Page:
A civic duty is an action or responsibility expected of every member of a society. Generally accepted examples include obeying laws, serving on juries, paying taxes to the government, voting in elections and doing volunteer work. Many believe these civic duties are the basic tenets of citizenship.
Civic duties are based on the idea that citizens owe allegiance to the government and are obligated to serve and maintain it. In return, they receive protection from the government. Citizens are taught that with rights come responsibilities. While some indigenous cultures have a history of belief in civic responsibility, ancient Rome generally gets credit for originating the concept. The founders of the United States featured the concept of civic duty prominently in the U.S. Constitution.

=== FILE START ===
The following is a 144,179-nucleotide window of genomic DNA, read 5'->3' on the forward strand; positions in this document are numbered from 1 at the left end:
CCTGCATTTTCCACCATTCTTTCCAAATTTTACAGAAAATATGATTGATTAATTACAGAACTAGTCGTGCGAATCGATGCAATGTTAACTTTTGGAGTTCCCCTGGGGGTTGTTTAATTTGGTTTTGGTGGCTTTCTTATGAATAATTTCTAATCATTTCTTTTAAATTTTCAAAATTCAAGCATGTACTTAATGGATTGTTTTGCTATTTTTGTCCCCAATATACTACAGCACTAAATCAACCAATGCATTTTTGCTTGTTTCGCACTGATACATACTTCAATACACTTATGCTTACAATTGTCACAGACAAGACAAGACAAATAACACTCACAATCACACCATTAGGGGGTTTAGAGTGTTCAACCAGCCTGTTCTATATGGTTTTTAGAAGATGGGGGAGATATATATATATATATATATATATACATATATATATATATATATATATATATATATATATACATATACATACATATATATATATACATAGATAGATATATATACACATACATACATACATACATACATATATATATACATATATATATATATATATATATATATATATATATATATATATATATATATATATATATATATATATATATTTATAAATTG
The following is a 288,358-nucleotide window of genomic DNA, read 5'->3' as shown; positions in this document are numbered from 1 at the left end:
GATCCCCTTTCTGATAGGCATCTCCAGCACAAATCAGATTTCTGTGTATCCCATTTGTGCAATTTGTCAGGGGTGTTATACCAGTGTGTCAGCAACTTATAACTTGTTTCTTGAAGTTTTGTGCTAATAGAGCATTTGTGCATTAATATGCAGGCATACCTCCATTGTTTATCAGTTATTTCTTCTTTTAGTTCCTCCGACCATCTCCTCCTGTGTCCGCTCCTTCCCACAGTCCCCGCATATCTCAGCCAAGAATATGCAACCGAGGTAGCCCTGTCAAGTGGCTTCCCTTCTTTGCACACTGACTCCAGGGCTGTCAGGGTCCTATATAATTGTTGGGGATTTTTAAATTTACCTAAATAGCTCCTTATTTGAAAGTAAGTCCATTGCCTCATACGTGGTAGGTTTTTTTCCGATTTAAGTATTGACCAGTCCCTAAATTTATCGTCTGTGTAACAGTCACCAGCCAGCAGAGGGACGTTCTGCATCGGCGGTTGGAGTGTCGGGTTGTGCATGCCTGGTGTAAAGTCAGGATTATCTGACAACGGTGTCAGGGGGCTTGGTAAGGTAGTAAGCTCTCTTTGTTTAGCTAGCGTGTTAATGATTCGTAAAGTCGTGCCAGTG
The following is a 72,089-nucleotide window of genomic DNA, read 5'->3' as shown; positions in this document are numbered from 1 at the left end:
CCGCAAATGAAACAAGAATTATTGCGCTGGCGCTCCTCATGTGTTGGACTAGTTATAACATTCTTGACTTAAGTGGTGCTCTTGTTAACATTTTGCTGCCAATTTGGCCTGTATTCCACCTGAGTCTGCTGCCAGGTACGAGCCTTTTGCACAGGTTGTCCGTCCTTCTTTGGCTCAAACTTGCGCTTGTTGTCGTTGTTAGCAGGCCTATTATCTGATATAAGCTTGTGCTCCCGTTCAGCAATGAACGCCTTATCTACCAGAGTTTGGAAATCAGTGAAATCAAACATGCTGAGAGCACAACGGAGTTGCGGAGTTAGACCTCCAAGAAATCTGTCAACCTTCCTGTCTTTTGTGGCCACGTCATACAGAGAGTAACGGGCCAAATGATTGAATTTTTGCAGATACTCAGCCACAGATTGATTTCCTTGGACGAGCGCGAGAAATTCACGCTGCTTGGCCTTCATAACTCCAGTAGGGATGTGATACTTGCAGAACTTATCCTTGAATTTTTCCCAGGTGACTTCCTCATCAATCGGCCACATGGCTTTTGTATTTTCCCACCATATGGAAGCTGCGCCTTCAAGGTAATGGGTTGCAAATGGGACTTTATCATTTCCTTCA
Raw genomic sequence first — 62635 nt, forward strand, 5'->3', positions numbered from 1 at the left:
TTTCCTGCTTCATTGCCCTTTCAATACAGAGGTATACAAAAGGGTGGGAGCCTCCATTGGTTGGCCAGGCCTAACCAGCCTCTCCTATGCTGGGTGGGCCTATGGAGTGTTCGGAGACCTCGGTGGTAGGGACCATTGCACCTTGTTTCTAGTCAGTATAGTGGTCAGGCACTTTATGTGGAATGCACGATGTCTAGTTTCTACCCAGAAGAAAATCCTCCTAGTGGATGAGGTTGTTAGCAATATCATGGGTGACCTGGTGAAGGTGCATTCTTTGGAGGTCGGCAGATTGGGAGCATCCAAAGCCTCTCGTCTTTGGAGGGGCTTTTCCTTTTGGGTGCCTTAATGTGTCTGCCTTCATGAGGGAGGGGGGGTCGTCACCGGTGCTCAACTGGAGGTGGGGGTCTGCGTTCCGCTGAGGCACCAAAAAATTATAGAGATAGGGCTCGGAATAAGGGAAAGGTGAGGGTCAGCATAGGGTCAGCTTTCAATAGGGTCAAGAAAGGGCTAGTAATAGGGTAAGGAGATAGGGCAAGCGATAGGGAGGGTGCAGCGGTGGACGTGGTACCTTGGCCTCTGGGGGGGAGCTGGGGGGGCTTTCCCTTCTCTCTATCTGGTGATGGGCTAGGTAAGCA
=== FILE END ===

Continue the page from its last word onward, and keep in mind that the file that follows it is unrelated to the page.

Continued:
Everyone is subject to the law, even those who don't agree with it. Though the U.S. Constitution states that citizens have a right to resist laws they consider unjust, dissenters must accept the consequences. The government requires everyone to do jury duty when called upon. Citizens also must pay taxes to state and federal governments. Voting in elections, while not mandated in the United States, is considered a civic obligation. Volunteerism can take many forms, such as helping in a shelter, serving on a committee, raising money for charity, working as a volunteer firefighter or advocating for political issues.